WASHINGTON -- The number of allegations of sexual abuse by clergy declined in 2013 while diocesan spending on child protection programs increased under the U.S. Catholic Church's "Charter for the Protection of Children and Young People," according to a church-sponsored audit.
Dioceses and Eastern-rite eparchies reported 370 new allegations of abuse of a minor from 365 people against 290 priests or deacons, said the Georgetown University-based Center for Applied Research in the Apostolate, which gathered data for the report.
The report includes information collected by StoneBridge Business Partners of Rochester, N.Y., which conducts annual audits of compliance with the charter by dioceses and eparchies under an arrangement with the U.S. Conference of Catholic Bishops.
About 69 percent of the allegations reported last year occurred or began between 1960 and 1984. Three-quarters of the alleged offenders are already deceased or removed from active ministry. Eight of the alleged perpetrators were deacons while 282 were priests, the report said.
Meanwhile, the increase in spending on child protection programs by dioceses, eparchies and religious orders jumped to $41.7 million in 2013 from nearly $26.6 million in 2012.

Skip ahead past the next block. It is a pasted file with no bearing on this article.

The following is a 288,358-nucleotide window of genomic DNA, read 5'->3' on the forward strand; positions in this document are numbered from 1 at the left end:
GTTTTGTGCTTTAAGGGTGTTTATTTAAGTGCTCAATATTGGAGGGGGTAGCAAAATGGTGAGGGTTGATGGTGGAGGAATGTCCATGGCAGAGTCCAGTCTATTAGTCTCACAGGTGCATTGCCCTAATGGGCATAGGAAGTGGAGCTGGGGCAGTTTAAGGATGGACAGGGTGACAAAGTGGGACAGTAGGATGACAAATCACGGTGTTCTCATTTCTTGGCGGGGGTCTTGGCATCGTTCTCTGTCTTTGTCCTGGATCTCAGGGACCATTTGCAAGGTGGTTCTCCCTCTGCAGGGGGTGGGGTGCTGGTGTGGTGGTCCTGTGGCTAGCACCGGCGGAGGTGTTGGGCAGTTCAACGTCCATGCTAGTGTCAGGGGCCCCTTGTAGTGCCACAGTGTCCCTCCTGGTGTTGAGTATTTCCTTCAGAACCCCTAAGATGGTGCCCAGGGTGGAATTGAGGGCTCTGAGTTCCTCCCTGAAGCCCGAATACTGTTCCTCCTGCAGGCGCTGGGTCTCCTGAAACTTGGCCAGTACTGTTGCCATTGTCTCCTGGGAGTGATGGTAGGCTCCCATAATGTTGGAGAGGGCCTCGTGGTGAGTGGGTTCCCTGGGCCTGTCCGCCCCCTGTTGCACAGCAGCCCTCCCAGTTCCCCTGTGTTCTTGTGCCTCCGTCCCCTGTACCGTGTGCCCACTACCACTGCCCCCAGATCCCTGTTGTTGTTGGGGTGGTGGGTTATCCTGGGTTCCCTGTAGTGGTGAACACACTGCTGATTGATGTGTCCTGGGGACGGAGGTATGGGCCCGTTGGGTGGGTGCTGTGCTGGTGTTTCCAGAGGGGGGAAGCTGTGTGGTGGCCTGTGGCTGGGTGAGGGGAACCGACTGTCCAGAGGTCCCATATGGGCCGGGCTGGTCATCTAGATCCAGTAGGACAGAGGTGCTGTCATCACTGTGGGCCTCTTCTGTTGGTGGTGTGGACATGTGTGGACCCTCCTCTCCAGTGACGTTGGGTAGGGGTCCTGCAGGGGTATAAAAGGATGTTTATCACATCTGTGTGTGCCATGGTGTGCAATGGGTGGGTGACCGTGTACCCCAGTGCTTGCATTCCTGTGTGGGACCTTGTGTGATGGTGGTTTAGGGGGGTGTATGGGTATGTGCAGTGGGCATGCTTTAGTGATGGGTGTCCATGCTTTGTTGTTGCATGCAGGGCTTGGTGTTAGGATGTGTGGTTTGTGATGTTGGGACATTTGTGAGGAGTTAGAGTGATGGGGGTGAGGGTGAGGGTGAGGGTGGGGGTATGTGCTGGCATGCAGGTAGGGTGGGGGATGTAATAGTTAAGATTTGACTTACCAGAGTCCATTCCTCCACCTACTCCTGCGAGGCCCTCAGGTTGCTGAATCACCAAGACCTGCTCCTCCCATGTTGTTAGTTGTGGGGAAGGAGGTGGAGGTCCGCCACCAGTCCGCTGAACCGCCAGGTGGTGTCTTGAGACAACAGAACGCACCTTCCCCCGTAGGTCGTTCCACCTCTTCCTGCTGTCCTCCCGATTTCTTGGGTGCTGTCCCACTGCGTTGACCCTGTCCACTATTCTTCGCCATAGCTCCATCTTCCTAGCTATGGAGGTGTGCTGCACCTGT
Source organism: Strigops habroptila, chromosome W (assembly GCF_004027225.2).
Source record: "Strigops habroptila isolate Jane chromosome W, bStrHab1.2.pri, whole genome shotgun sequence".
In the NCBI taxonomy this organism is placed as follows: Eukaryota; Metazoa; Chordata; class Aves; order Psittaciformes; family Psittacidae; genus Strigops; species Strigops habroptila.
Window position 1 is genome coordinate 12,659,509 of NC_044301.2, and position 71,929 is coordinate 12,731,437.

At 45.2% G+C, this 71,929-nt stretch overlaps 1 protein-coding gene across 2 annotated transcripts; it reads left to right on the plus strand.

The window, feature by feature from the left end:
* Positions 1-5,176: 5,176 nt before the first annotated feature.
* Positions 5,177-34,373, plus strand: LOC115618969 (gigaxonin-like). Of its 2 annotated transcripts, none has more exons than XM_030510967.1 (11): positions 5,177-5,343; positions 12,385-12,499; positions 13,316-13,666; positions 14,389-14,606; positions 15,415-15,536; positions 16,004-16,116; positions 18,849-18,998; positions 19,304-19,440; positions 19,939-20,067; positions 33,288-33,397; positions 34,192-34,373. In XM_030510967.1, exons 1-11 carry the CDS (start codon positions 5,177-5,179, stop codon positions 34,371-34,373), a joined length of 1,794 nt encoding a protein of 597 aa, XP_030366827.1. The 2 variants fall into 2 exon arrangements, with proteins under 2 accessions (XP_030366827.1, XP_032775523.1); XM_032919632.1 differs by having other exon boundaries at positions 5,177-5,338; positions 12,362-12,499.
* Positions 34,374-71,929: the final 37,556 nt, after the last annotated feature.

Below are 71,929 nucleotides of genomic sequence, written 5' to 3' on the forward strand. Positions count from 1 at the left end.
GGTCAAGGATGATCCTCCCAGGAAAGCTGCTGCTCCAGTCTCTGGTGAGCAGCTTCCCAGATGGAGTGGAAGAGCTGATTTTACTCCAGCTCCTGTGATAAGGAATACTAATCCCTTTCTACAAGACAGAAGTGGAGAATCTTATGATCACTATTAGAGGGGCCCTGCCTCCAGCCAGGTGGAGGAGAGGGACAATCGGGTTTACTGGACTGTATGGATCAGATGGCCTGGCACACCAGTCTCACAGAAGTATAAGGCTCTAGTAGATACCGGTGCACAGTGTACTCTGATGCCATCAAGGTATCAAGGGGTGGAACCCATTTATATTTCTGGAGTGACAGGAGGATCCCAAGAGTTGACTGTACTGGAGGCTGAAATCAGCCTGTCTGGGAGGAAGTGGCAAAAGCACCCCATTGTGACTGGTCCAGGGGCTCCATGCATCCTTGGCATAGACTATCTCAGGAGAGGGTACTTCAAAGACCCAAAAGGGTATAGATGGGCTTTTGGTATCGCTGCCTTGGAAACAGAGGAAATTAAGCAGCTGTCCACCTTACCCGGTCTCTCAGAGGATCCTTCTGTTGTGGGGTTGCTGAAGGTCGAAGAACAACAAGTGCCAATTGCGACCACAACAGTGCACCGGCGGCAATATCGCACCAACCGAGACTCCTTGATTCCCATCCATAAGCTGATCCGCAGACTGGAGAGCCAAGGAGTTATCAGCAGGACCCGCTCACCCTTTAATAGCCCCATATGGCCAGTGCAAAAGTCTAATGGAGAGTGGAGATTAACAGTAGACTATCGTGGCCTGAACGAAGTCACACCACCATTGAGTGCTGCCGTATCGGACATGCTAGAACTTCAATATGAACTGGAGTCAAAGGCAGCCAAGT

While the report gave no reason for the 57 percent increase, Deacon Bernard Nojadera, director of the USCCB's Secretariat for Child and Youth Protection, in a statement cited that "the rechecks of background for a majority of diocesan personnel" was one reason contributing to the increase.
He said background checks also were extended to people working in broader roles within each diocese.
Almost all dioceses were found compliant with the audit. Two dioceses that auditors visited were found to be noncompliant with one or more articles of the charter. The Diocese of Pueblo, Colo., was cited because it could not provide evidence that showed all clergy had received safe environment training. The St. Thomas Syro-Malabar Catholic Diocese of Chicago also was cited because a high percentage of children and volunteers had not completed safe environment training and a high percentage of priests and volunteers had not received background checks.
The annual report has two parts. The first is the compliance report of StoneBridge, which conducted on-site audits of 64 dioceses and eparchies and reviewed documentation submitted by 127 others. The Diocese of Lincoln, Neb., and three Eastern-rite dioceses, known as eparchies, refused to be audited.
Under canon law, dioceses and eparchies cannot be required to participate in the audit, but it is strongly recommended.
The eparchies not participating were the Chaldean Eparchy of St. Peter to Apostle of San Diego, Eparchy of Our Lady of Nereg in New York for Armenian Catholics and Ukrainian Catholic Eparchy of Stamford, Conn.
This is an extended version of the story that appeared in print.